Potential of serum procalcitonin in predicting bacterial exacerbation and guiding antibiotic administration in severe COPD exacerbations: a systematic review and meta-analysis.
Infect Dis (Lond). 2019 Jul 29;:1-12
Authors: Ni W, Bao J, Yang D, Xi W, Wang K, Xu Y, Zhang R, Gao Z
Background: The value of procalcitonin (PCT) in the diagnosis of bacterial infections and for determining antibiotic usage among patients with acute exacerbations of chronic obstructive pulmonary disease (AECOPD) is currently unclear. Methods: We systematically reviewed the literature and selected studies that evaluated PCT as a biomarker for predicting bacterial infection and compared PCT-based protocols to determine its application in the initiation or discontinuation of antibiotics. Guidance for systematic reviews from Cochrane and the GRADE were followed to perform this study. Data were pooled and analyzed by using a random-effects or a fixed-effects model based on the heterogeneity. Results: The pooled sensitivity and specificity of PCT in diagnosing respiratory bacterial infections were 0.60 and 0.76, respectively, with the area under the summary receiver operating characteristic curve of 0.77. Subgroup analysis showed that the sensitivity and specificity of PCT for patients in ICU were 0.48 and 0.69, respectively. PCT-based protocols decreased antibiotic prescription (relative risk = 0.66, 95% CI: 0.62-0.71) and total antibiotic exposure (mean difference = -2.60, 95% CI: -4.48-0.72), without affecting clinical outcomes such as treatment failure, length of hospitalization and rates of re-exacerbation or overall mortality. Conclusions: PCT has a moderate ability to distinguish bacterial respiratory infection in patients with AECOPD. PCT-guided algorithm can reduce unnecessary administration of antibiotics without increasing adverse outcomes. However, for patients requiring admission in the ICU, PCT may have a poor diagnostic value, and the PCT-guided algorithm may not effectively and safely reduce the antibiotic exposure.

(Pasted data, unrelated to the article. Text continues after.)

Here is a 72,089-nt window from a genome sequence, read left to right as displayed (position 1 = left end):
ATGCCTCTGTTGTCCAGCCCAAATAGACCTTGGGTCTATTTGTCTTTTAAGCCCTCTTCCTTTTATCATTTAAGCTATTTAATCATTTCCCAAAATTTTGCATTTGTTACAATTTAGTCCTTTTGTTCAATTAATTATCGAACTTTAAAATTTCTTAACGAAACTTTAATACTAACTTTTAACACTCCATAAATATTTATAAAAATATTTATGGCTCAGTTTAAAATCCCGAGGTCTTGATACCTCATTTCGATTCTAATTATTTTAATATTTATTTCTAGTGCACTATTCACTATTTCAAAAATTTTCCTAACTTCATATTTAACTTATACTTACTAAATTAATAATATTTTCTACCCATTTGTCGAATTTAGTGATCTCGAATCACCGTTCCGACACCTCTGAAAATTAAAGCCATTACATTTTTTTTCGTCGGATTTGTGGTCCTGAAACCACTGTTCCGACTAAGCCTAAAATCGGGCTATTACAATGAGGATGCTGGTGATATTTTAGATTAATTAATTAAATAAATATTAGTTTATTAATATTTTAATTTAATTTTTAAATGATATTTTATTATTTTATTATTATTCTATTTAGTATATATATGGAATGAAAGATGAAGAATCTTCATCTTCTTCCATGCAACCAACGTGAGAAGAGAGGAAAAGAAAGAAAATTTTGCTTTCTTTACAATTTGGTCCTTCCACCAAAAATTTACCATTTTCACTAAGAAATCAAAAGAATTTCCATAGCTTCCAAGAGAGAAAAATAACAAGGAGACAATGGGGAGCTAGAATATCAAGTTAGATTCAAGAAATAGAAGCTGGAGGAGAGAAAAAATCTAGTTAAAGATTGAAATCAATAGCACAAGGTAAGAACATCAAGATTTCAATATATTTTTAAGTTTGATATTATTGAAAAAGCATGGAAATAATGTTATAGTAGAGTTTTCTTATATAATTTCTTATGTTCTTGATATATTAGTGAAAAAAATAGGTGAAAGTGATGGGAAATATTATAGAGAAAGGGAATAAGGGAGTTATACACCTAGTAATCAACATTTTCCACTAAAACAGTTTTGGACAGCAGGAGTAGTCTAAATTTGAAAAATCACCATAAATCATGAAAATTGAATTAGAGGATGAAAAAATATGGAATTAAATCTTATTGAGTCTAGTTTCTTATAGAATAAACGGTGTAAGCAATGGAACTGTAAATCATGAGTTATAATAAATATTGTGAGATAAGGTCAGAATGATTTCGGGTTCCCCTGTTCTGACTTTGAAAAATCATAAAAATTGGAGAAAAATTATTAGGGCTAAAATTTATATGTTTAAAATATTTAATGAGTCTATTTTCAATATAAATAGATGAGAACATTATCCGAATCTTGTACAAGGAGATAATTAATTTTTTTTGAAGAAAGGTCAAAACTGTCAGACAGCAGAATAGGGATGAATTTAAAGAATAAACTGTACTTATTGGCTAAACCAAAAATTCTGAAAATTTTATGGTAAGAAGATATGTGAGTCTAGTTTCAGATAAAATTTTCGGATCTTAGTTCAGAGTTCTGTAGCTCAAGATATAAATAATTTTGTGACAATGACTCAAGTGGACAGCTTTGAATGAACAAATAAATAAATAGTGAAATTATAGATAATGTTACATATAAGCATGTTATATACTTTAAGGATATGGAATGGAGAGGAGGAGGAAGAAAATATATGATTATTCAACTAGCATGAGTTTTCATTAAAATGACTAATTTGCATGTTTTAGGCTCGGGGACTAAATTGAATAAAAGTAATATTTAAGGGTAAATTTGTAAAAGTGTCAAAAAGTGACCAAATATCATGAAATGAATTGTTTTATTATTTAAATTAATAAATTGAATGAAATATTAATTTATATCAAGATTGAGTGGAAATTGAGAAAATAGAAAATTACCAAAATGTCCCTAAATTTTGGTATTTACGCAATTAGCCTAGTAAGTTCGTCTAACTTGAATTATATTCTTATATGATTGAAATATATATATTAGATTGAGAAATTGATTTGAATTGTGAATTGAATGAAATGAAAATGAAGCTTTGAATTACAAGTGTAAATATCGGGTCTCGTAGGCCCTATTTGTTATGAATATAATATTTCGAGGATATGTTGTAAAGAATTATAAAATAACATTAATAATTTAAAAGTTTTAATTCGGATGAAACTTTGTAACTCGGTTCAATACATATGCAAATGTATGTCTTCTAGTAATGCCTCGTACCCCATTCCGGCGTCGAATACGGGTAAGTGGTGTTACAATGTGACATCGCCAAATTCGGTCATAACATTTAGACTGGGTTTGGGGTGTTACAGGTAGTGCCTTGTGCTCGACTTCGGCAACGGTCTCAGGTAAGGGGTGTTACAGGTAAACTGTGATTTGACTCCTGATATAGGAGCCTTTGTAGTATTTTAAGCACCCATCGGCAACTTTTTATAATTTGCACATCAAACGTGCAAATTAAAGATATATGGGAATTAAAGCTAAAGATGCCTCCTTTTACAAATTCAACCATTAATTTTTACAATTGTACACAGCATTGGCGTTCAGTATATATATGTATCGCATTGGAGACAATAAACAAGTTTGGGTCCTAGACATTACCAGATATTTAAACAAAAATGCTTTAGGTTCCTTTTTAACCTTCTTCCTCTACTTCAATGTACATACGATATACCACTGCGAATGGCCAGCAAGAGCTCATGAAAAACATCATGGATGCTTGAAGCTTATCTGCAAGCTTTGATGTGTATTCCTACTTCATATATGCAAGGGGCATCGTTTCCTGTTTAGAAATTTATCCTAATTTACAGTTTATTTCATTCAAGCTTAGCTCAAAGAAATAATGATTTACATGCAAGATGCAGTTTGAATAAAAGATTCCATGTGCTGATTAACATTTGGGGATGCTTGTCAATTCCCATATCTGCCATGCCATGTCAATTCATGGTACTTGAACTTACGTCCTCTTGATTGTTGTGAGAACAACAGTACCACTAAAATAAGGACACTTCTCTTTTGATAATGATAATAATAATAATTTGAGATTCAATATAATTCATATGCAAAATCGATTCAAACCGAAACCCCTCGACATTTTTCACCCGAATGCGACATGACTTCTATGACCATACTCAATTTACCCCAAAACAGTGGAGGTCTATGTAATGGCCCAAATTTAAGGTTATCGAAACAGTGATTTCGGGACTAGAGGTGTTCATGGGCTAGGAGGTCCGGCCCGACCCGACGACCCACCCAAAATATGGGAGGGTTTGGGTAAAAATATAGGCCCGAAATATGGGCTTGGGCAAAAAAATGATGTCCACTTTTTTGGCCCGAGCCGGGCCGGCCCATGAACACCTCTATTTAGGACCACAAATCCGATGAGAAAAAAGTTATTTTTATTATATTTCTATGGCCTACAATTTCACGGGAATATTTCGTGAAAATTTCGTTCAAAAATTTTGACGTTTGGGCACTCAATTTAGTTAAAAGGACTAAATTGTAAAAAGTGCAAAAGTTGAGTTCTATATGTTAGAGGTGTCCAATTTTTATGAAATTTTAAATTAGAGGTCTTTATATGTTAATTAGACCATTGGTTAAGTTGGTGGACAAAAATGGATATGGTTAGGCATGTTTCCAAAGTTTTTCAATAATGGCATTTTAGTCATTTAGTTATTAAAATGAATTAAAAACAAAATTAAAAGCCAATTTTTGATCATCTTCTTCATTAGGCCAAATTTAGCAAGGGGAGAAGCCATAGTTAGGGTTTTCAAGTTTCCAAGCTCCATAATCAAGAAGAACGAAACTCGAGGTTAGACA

PMID: 31355690 [PubMed - as supplied by publisher]